19. Julius Caesar
20. Blackboard Jungle
21. Somebody Up There Likes Me
22. Seven Brides for Seven Brothers
23. Anatomy Of a Murder (35)
24. Smiles Of a Summer Night (56)
25. Pillow Talk

I made the one-pointer list for the 60's, but I know my 25th film won't make it this time because I know I saw it on someone else's list.
I became insane, with long intervals of horrible sanity - Edgar Allan Poe

Thanks for hosting Raul.
Even though I didn't give it a lot of points I'd have liked to see Sunset Blvd win.

Nostromo's 1950s List

#25. Queen of Outer Space (1958)

#24. Attack Of The 50 Foot Woman (1958)

#23. Bell, Book & Candle (1958)

Jimmy Stewart, Kim Novak, Jack Lemmon, & witchcraft!

#22. Paths of Glory (1957)

#21. Sunset Blvd (1950)

Several years ago I'd have put this #1, probably

#20. I Was A Teenage Werewolf (1957)

A James Dean clone werewolf movie

#19. House on Haunted Hill (1959)

#18. House of Wax (1953)

#17. Plan 9 From Outer Space (1959)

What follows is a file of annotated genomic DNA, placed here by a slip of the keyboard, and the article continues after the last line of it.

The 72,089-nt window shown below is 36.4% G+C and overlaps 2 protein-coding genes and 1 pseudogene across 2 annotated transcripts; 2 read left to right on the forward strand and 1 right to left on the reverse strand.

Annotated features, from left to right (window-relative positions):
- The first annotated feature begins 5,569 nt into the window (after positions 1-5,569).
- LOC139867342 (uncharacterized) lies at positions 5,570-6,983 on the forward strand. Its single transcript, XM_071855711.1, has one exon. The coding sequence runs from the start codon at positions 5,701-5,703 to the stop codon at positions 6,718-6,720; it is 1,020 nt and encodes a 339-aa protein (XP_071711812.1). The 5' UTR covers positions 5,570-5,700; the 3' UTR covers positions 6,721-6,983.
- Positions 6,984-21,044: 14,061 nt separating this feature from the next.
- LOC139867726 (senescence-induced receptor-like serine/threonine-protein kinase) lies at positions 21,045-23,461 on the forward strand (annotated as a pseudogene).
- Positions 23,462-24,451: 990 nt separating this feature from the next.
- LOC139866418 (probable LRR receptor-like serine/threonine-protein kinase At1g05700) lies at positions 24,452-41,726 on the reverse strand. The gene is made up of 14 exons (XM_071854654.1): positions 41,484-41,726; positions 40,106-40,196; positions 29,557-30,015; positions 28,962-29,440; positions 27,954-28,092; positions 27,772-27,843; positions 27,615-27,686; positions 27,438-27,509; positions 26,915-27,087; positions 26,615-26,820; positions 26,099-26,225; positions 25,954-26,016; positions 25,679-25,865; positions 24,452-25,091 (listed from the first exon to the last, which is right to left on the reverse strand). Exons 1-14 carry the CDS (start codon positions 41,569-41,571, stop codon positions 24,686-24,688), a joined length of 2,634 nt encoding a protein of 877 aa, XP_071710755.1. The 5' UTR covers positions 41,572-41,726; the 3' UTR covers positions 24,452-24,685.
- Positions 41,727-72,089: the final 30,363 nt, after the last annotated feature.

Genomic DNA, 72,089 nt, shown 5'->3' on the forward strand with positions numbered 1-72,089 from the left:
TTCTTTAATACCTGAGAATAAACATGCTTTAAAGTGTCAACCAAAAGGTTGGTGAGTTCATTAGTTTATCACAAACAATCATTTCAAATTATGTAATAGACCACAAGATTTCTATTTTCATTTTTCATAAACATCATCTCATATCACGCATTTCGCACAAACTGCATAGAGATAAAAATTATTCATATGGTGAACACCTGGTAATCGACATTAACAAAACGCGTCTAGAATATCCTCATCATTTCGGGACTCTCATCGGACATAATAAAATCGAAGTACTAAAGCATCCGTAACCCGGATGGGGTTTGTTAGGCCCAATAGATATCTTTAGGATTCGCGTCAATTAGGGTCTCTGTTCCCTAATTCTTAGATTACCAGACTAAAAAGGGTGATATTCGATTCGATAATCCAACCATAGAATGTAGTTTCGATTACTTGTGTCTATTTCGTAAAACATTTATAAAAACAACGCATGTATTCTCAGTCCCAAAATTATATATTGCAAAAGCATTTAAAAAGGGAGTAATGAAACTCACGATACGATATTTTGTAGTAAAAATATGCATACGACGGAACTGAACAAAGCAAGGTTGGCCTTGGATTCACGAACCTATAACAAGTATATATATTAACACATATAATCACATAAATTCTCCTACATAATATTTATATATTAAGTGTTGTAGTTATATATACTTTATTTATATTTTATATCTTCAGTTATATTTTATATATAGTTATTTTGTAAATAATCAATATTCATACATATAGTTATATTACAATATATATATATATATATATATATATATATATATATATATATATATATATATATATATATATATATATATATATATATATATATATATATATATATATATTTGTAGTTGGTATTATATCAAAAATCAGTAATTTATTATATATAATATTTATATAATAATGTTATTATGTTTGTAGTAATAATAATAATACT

#16. Curse Of The Demon (1957)

#15. Treasure Island (1950)

#14. The 7th Voyage Of Sinbad (1958)

#13. Alice In Wonderland (1951)

#12. The Creature From The Black Lagoon (1954)

#11. The Mummy (1959)

#10. The Fly (1958)

#9. Horror Of Dracula (1958)

#8. The Mad Magician

Underseen Vincent Price gem

#7. A Christmas Carol (1951)

There are so many versions of it, I'm most likely to see this or the George C. Scott version. Also wanted it to be like I am giving Marilyn Monroe and Jayne Mansfield for Christmas

#6. The Seven Year Itch (1955)

#5. Will Success Spoil Rock Hunter? (1957)

Jayne did it! She beat Marilyn Monroe finally

#4. The Girl Can't Help It (1956)

#3. Gidget (1959)

A little teenage girl goes to the beach and gets made fun of by her friends and the older surfer boys. She decides she wants to become a surfer girl, after almost drowning 20 feet from shore. A heartfelt film. I can't believe I put Gidget ahead of Marilyn Monroe and Jayne Mansfield.

#2. King Creole (1958)

Underseen, underrated classic

#1. Viva Zapata! (1952)

Movie made me do push-ups and smoke a cigar at the same time, so it has to win

The End